TMS Systems Have Changed Dramatically. Your Buying Process Should Too.

To say that transportation logistics has changed a lot in the last decade would be the understatement of the…well, decade. From the impact of omni-channel to complex routing needs and the demand for lightning-fast integrations, a transportation management system (TMS) can help you manage these challenges and give you a competitive advantage.

At its core, a TMS is charged with moving an order through your system and settling it in the most efficient and cost-effective way. Some TMS systems are applicable to all modes while others are built for industry niches, such as 3PLs, freight brokers, private fleet, carriers, and others. Regardless of your specific needs, today’s challenges require a new approach for evaluating which TMS is best for your organization.

It’s not the what; it’s the how

If you’ve been involved in a TMS purchase before, you understand that simply knowing whether the software has a certain feature doesn’t actually mean that feature will be a good fit for your operations. You need to understand how the feature works and whether it’s relevant to how you do business, or whether it will add complexity and cost. It’s easy to define features at a high level, but the goal should be to understand the how of a feature.

Get in-depth demos; ask for walk-throughs of your scenarios and really learn how the software fits your operations. Understand how it fits in today and how you can adjust and configure the software yourself as your needs change. The TMS should be intuitive and flexible to evolve along with your business.

In addition, have potential vendors walk through how to change screens, adjust parameters, change delivery rules, create workflows, and onboard new clients. Don’t just ask whether the TMS can do something; find out the gory details of what works and what doesn’t. Ask to get an implementation plan and examine the steps so that once you arrive at the vendor selection stage, you will understand those steps as if they were your own.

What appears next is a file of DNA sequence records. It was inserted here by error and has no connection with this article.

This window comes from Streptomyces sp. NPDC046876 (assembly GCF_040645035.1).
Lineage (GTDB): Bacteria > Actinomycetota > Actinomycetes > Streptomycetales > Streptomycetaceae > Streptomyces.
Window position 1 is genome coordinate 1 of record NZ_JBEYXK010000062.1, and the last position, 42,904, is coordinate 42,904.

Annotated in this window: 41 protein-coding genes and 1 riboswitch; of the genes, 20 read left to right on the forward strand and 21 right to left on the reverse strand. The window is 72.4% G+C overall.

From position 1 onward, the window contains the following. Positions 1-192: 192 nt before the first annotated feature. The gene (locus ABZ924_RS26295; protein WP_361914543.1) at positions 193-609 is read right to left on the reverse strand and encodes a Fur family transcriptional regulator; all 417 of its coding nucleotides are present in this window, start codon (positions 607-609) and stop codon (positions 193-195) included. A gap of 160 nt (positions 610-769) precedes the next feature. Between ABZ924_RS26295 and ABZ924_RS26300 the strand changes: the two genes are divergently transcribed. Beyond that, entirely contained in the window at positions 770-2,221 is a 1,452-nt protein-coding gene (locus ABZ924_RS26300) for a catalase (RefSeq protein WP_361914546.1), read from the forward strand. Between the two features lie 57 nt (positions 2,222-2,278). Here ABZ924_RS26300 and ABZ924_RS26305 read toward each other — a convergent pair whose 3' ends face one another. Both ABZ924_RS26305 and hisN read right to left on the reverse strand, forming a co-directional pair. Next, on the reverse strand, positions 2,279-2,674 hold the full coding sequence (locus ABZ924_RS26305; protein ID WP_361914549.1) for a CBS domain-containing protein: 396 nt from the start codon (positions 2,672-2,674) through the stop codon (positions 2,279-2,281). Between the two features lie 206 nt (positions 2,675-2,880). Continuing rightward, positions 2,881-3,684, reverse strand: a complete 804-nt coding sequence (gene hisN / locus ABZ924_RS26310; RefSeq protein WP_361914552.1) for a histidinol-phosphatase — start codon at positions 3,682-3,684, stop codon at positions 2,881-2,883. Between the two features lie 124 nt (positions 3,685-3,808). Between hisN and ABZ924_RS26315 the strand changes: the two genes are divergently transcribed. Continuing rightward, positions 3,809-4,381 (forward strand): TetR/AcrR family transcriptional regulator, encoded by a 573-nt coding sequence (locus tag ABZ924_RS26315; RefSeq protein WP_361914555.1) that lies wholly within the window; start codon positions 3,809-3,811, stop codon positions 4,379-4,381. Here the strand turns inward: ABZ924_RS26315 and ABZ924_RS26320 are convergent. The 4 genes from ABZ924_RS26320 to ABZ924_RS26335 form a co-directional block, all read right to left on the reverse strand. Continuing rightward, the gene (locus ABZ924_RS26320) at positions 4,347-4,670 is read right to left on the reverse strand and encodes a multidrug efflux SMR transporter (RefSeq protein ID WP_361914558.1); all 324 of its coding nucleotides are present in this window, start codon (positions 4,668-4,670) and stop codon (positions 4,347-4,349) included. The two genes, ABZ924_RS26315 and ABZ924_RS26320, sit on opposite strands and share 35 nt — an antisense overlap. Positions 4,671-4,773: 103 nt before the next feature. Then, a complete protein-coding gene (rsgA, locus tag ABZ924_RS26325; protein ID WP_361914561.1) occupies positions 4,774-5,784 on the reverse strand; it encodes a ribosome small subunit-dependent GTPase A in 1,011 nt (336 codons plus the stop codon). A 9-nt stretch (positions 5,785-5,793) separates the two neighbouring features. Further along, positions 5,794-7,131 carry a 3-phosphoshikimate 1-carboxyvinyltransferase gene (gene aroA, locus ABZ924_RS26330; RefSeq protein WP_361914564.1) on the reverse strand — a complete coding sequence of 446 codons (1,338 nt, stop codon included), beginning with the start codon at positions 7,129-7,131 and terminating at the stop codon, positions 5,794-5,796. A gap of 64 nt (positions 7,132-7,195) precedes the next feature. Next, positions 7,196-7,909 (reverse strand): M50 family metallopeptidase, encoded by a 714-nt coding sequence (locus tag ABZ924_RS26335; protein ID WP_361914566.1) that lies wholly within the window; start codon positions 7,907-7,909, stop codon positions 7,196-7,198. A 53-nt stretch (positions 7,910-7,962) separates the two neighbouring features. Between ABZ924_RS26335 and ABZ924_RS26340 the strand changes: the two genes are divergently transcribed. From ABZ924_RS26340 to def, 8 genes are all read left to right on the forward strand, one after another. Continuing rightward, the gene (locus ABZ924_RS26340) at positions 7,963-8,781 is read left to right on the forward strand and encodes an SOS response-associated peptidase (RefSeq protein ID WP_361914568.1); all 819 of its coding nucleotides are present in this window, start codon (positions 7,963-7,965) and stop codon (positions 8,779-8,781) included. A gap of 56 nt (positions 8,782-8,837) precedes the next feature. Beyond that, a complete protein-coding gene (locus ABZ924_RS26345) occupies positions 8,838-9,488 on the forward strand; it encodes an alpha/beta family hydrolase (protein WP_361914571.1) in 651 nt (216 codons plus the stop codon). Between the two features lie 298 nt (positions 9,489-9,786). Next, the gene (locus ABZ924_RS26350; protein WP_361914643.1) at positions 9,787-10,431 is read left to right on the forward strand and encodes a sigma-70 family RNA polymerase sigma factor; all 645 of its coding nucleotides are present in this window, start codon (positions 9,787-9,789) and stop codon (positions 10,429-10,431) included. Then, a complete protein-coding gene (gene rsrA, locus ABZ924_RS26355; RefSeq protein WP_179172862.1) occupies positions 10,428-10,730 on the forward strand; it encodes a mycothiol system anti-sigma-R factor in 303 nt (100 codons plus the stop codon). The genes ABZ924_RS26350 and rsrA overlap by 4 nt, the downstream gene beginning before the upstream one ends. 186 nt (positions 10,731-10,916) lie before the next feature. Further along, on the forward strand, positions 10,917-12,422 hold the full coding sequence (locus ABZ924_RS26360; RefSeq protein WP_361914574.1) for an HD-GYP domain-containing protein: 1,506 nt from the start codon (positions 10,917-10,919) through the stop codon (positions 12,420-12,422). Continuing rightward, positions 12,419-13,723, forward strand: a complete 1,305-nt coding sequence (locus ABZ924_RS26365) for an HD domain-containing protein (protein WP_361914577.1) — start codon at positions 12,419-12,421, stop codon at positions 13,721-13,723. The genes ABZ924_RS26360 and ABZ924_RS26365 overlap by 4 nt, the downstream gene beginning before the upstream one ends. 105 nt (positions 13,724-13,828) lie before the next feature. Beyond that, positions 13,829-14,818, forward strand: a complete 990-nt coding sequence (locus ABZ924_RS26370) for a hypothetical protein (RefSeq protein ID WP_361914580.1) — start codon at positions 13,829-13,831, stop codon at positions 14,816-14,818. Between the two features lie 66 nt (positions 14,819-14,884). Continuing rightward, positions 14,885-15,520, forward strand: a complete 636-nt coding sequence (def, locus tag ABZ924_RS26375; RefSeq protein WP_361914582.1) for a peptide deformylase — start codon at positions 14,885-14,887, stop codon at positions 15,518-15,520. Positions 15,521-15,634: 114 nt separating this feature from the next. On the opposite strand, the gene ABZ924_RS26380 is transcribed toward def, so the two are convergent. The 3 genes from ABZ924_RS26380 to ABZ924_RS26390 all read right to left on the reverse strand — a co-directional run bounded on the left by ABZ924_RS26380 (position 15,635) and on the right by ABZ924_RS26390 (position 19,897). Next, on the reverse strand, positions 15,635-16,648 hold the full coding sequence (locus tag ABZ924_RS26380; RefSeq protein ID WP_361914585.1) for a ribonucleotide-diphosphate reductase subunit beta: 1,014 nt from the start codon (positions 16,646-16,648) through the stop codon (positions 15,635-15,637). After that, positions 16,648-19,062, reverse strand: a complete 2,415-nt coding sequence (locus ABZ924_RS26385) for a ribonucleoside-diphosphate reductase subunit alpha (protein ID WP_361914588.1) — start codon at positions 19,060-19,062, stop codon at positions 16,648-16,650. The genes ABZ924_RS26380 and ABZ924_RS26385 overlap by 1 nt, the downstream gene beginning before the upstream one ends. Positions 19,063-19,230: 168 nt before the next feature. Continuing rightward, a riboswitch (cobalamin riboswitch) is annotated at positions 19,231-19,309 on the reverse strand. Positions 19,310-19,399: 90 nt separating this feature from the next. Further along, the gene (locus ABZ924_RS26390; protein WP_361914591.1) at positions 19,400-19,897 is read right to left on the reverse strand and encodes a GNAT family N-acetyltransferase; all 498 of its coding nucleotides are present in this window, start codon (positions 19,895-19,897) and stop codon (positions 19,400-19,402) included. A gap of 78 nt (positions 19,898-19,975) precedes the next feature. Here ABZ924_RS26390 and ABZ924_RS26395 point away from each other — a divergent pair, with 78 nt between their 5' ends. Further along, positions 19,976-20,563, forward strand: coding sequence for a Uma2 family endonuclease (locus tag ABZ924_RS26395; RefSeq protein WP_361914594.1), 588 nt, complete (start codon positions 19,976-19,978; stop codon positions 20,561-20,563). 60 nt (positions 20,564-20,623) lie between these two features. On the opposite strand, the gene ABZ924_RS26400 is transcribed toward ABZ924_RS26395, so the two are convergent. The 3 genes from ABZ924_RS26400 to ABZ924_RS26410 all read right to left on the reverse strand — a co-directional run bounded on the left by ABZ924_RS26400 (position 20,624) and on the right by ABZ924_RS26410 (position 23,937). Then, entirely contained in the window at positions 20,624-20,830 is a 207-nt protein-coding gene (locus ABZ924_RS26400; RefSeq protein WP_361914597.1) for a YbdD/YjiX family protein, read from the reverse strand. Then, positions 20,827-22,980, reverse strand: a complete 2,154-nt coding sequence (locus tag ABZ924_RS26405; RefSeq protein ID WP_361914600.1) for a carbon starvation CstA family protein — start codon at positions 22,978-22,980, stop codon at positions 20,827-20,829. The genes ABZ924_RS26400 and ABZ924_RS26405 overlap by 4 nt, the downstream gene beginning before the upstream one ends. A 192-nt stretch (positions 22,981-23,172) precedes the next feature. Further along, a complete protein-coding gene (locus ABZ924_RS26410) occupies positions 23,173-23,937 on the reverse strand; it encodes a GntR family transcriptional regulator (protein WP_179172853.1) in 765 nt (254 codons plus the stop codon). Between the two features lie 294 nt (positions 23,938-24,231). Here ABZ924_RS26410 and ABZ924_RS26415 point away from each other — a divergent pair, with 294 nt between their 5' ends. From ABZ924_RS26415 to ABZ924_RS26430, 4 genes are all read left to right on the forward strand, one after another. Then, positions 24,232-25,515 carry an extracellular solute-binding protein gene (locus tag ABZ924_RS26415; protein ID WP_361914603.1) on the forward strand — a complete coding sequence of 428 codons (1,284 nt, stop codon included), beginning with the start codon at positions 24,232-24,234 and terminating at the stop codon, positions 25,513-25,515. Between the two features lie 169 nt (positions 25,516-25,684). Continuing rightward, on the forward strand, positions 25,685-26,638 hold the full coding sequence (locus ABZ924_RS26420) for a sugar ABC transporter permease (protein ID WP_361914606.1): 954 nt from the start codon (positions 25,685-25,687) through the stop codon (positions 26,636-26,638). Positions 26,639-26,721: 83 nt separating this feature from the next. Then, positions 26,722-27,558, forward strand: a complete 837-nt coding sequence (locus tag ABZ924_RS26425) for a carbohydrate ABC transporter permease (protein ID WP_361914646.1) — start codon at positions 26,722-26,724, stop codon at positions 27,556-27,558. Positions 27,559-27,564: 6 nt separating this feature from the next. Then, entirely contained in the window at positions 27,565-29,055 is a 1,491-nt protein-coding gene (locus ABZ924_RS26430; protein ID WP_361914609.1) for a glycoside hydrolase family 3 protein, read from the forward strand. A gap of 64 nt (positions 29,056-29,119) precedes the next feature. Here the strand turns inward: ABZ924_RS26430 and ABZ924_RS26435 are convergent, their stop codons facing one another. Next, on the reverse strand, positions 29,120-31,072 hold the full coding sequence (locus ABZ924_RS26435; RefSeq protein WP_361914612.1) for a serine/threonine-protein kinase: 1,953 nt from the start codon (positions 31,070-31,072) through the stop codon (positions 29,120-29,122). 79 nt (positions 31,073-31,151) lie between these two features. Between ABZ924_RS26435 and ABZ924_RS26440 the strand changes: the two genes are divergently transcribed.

These how questions will help you clearly understand and appreciate how each vendor addresses your needs differently and which one will give you the biggest competitive advantage.

Don’t bet everything on the RFP

The RFP process is only one input when deciding on a TMS. Though it has its place in certain scenarios, it can be tricky to use in a TMS selection. Like I mentioned above about debating the what versus the how, operations usually can’t be described by check boxes or summarized in a statement. There is just too much complexity and too many variables.

A vendor’s soft skills are hard to quantify with an RFP, but we all know how important those are when it comes to implementation and support. Does your vendor follow through on what they say? Are their successes as great as they claim? You won’t find these answers with an RFP.

Instead, consider using an RFI (request for information) or an extensive internet search to create a short list of prospects. Then, have detailed conversations with those prospective vendors: Ask for a complete customer list and contact references randomly; look at the vendor’s list of press releases for new customers and see if those same ones are still on the reference list; and ask for the vendor’s customer satisfaction rate or attrition rate.

Do your homework

Buying a TMS isn’t like buying accounting or finance software; a long list of features doesn’t mean the system will solve your core business problems. At best, you’ll end up with a cumbersome system that doesn’t achieve what was promised; at worst, the implementation will fail completely.

Shift your focus from what the TMS can do to how it does it. Go beyond the rigid RFP approach and do your homework to spot what really makes each TMS different and how each will impact your business. Your ROI and your reputation depend on it.

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